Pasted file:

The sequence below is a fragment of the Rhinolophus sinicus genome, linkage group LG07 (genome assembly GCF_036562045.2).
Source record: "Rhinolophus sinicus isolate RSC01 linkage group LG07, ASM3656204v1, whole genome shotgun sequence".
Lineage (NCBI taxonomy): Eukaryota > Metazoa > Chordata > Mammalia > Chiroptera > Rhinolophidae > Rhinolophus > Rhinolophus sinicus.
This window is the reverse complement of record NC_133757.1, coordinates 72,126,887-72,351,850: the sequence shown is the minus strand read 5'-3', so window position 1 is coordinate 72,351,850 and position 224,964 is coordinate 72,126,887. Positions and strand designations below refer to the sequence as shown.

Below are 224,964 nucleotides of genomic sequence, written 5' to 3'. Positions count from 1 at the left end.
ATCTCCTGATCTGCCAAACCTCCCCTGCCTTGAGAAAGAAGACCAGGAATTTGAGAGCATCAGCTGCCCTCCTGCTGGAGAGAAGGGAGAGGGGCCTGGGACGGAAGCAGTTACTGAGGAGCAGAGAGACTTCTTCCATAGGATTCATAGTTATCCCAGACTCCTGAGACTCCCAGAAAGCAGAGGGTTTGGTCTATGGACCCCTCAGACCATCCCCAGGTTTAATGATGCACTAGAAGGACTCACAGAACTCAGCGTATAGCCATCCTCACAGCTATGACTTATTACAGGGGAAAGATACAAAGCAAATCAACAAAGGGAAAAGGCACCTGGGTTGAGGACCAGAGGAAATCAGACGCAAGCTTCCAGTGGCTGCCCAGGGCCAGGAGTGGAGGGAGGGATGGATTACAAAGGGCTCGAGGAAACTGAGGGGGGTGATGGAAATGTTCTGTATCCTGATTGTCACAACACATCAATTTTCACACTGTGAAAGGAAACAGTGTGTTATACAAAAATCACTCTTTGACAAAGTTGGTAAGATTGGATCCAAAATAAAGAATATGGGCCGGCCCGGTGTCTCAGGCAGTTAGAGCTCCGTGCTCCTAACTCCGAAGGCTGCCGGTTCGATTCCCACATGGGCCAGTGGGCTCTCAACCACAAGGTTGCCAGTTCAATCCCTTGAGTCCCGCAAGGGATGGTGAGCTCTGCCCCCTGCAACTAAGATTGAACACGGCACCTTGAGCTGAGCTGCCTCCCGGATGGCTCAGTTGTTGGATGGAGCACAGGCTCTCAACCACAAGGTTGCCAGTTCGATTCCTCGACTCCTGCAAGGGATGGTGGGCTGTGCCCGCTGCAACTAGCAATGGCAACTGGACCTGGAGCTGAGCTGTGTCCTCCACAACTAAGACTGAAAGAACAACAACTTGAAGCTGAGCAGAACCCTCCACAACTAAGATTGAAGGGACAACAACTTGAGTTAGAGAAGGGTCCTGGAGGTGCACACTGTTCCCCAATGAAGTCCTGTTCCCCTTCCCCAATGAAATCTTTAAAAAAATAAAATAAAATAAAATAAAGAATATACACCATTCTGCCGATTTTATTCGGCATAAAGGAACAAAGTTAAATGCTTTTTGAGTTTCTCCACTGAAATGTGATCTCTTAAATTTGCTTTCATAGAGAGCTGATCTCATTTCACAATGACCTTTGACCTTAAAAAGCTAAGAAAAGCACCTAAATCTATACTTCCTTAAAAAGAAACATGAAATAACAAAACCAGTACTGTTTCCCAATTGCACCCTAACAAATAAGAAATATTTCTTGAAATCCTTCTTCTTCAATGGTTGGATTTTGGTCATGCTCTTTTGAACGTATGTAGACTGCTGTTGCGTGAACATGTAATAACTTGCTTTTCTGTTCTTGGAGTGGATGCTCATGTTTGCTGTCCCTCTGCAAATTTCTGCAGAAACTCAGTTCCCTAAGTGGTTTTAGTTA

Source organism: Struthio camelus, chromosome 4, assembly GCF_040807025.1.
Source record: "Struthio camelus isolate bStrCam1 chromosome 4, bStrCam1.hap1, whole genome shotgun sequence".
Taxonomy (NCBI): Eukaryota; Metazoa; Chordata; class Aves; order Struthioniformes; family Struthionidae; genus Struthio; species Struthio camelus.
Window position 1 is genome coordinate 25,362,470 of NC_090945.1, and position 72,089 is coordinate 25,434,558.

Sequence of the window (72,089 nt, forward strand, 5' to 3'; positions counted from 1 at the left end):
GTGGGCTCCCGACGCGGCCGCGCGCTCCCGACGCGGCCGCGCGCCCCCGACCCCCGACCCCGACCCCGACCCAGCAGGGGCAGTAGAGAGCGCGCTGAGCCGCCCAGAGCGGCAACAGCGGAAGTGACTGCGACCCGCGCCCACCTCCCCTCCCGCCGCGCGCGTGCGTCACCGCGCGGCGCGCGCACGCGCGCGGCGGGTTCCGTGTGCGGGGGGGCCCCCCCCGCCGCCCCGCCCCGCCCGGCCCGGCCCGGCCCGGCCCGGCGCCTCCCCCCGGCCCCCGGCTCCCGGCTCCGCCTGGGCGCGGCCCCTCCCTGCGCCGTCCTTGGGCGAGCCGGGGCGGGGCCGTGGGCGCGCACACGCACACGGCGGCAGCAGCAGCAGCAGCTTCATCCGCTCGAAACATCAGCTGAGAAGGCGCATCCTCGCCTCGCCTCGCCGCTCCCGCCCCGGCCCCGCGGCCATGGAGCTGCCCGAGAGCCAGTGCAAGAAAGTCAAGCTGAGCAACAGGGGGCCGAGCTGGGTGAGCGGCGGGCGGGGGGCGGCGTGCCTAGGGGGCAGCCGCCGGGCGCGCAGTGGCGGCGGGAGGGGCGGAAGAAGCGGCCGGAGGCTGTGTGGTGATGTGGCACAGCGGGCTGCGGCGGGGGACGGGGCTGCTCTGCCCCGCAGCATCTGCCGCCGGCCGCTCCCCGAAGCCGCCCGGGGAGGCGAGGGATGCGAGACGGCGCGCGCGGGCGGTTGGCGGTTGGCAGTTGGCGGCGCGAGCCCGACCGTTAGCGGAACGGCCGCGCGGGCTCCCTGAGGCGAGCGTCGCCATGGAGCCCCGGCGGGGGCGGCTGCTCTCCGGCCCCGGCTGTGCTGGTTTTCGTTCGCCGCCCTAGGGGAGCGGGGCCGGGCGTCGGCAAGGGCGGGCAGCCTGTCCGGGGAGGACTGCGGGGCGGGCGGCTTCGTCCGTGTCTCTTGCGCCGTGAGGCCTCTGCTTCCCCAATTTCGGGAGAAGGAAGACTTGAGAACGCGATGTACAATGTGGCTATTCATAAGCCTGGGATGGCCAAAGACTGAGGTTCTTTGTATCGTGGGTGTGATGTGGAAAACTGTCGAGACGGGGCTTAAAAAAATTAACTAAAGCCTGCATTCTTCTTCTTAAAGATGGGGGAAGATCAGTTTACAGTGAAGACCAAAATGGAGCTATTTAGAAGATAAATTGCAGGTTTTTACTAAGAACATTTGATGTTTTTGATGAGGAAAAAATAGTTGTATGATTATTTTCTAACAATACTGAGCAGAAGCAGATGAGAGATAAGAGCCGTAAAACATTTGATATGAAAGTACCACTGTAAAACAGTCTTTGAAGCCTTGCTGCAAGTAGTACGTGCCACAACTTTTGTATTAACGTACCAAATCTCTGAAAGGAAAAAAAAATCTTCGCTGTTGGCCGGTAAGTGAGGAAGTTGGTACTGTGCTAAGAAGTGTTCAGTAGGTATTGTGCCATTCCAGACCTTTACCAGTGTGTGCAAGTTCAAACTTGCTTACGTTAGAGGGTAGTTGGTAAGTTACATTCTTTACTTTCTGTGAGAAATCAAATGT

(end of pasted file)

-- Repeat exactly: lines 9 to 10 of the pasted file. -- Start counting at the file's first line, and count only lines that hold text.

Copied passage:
Taxonomy (NCBI): Eukaryota; Metazoa; Chordata; class Aves; order Struthioniformes; family Struthionidae; genus Struthio; species Struthio camelus.
Window position 1 is genome coordinate 25,362,470 of NC_090945.1, and position 72,089 is coordinate 25,434,558.